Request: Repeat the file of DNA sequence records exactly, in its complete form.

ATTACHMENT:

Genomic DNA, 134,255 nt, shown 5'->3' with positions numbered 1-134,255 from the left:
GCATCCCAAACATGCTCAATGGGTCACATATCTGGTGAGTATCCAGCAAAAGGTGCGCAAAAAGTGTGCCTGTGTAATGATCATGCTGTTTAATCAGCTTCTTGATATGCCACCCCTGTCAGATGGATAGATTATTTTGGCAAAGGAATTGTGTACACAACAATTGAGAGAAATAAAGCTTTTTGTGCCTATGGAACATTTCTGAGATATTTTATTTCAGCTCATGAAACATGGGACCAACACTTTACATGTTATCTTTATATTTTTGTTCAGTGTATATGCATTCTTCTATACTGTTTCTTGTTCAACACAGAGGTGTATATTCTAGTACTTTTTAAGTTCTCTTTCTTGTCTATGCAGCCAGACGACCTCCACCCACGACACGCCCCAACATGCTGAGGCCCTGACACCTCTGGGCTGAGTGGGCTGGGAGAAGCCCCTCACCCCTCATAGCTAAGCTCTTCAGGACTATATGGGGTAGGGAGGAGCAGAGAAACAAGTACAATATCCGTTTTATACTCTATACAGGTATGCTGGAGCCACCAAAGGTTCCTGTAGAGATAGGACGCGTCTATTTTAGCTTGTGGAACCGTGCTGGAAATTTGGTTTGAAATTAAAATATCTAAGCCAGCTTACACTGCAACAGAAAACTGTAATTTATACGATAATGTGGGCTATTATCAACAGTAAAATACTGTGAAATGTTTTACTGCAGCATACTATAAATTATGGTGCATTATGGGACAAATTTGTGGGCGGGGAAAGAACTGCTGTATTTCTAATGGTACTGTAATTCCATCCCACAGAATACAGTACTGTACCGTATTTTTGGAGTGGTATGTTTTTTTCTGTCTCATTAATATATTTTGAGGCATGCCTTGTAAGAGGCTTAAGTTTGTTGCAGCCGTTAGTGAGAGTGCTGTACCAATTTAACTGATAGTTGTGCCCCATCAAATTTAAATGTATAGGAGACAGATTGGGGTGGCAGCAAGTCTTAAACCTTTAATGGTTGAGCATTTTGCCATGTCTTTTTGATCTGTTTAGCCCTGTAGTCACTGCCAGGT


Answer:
Genomic DNA, 134,255 nt, shown 5'->3' with positions numbered 1-134,255 from the left:
GCATCCCAAACATGCTCAATGGGTCACATATCTGGTGAGTATCCAGCAAAAGGTGCGCAAAAAGTGTGCCTGTGTAATGATCATGCTGTTTAATCAGCTTCTTGATATGCCACCCCTGTCAGATGGATAGATTATTTTGGCAAAGGAATTGTGTACACAACAATTGAGAGAAATAAAGCTTTTTGTGCCTATGGAACATTTCTGAGATATTTTATTTCAGCTCATGAAACATGGGACCAACACTTTACATGTTATCTTTATATTTTTGTTCAGTGTATATGCATTCTTCTATACTGTTTCTTGTTCAACACAGAGGTGTATATTCTAGTACTTTTTAAGTTCTCTTTCTTGTCTATGCAGCCAGACGACCTCCACCCACGACACGCCCCAACATGCTGAGGCCCTGACACCTCTGGGCTGAGTGGGCTGGGAGAAGCCCCTCACCCCTCATAGCTAAGCTCTTCAGGACTATATGGGGTAGGGAGGAGCAGAGAAACAAGTACAATATCCGTTTTATACTCTATACAGGTATGCTGGAGCCACCAAAGGTTCCTGTAGAGATAGGACGCGTCTATTTTAGCTTGTGGAACCGTGCTGGAAATTTGGTTTGAAATTAAAATATCTAAGCCAGCTTACACTGCAACAGAAAACTGTAATTTATACGATAATGTGGGCTATTATCAACAGTAAAATACTGTGAAATGTTTTACTGCAGCATACTATAAATTATGGTGCATTATGGGACAAATTTGTGGGCGGGGAAAGAACTGCTGTATTTCTAATGGTACTGTAATTCCATCCCACAGAATACAGTACTGTACCGTATTTTTGGAGTGGTATGTTTTTTTCTGTCTCATTAATATATTTTGAGGCATGCCTTGTAAGAGGCTTAAGTTTGTTGCAGCCGTTAGTGAGAGTGCTGTACCAATTTAACTGATAGTTGTGCCCCATCAAATTTAAATGTATAGGAGACAGATTGGGGTGGCAGCAAGTCTTAAACCTTTAATGGTTGAGCATTTTGCCATGTCTTTTTGATCTGTTTAGCCCTGTAGTCACTGCCAGGT